Parts of Victoria have been plunged into Stage 4 lockdown as the state continues to grapple with a second wave of coronavirus infections. That means most businesses will have to close or force staff to work from home for another six weeks until the pandemic weakens.
Anything deemed non-essential will have to cease operations - and one company clamouring to be on the essential list is Bunnings.
When lockdown first hit, many people flocked to the DIY chain to tick off some much needed projects around the home.
The company is hoping to remain just as essential in Victoria the second time round.
Bunnings managing director Mike Schneider is begging the Victorian government to deem it essential and allow stores to stay open - albeit with increased social distancing measures.
He told The Australian: "We always believed we play an essential role.
"If there is a freak storm and roofs are damaged, it is tarpaulins and ropes and water proofing equipment; if your hot water system goes, if your smoke alarm goes or light bulbs go - these are all things you need for urgent repairs.
"And we play an important role in taking pressure off the supermarkets because we actually supply a range of products that overlap in those cleaning products so we spread the load between supermarkets and others."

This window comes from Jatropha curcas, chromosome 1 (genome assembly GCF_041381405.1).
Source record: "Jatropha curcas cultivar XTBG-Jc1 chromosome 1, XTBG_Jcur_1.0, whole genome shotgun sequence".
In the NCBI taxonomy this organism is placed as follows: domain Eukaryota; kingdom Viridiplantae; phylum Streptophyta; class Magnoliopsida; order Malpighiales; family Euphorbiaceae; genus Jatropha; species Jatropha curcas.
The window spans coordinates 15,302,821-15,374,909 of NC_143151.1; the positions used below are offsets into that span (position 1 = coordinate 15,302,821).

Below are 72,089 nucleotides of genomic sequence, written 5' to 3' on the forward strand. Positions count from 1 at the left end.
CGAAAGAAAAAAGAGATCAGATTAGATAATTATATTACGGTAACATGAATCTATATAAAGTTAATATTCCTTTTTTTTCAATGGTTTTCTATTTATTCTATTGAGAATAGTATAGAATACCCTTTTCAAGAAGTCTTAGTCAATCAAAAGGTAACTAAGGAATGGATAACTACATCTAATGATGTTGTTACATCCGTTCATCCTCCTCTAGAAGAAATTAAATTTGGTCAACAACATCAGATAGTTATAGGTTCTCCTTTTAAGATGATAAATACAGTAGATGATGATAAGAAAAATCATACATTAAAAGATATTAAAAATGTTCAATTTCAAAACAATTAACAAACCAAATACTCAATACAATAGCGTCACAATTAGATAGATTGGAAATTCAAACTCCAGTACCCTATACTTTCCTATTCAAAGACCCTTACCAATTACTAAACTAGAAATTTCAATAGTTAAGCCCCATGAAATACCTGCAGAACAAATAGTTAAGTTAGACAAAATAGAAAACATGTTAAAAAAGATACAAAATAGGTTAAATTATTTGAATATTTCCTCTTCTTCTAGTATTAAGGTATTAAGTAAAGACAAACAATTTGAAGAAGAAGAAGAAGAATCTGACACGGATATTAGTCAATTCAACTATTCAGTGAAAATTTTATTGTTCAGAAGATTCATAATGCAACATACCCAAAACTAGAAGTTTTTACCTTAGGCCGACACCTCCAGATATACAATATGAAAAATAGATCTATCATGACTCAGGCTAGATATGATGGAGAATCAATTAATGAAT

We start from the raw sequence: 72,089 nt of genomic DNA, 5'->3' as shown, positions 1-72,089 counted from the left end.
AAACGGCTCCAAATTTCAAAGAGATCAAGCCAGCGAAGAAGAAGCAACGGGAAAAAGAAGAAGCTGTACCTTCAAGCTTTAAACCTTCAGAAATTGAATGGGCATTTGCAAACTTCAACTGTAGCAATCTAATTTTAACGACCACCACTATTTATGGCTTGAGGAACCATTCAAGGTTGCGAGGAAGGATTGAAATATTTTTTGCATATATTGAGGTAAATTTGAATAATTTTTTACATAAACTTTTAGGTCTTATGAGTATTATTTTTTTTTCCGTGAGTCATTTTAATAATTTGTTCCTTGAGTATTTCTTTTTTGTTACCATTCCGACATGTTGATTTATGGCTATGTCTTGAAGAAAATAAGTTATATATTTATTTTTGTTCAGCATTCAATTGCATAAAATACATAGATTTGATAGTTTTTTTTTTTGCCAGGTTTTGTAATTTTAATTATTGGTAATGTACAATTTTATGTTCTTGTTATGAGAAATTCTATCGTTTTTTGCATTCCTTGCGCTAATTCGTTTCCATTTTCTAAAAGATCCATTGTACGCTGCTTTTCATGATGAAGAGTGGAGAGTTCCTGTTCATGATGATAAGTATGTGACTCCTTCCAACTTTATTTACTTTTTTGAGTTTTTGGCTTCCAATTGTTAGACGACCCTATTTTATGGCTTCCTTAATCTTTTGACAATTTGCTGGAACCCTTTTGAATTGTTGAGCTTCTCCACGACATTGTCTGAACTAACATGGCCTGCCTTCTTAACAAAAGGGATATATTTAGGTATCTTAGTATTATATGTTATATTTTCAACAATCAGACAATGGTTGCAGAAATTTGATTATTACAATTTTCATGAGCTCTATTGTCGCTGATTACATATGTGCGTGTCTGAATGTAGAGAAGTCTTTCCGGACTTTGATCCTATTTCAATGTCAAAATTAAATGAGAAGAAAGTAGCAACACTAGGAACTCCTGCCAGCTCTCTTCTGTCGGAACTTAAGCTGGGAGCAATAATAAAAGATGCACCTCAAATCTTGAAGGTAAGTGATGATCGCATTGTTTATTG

Essential businesses like supermarkets, petrol stations and pharmacies will be allowed to remain open in Stage 4 lockdown.
However, people in the hot zones won't be able to pick and choose where they go. Under the new restrictions, they will only be able to leave their home and travel a maximum of five kilometres in any direction. That means all the shopping will have to be done locally.
People have also been placed on a curfew and aren't permitted to leave their home between 8pm and 5am every night. Residents will be allowed out once a day for exercise, however that will only be for one hour.
It's hoped these measures will stop the state reporting triple-figure new coronavirus infections every day, however there are fears it could wipe billions of dollars from the local economy.
Premier Daniel Andrews said the restrictions were necessary to prevent more people being infected.
"We can no longer have people simply out and about for no good reason whatsoever," he said yesterday.
"It is not an easy decision to make but it is necessary and that's why I've made it and that's why police will be out in force and you will be stopped and you will be asked and need to demonstrate that you are lawfully out and you are not breaching that curfew."Featured Image Credit: Wesfarmers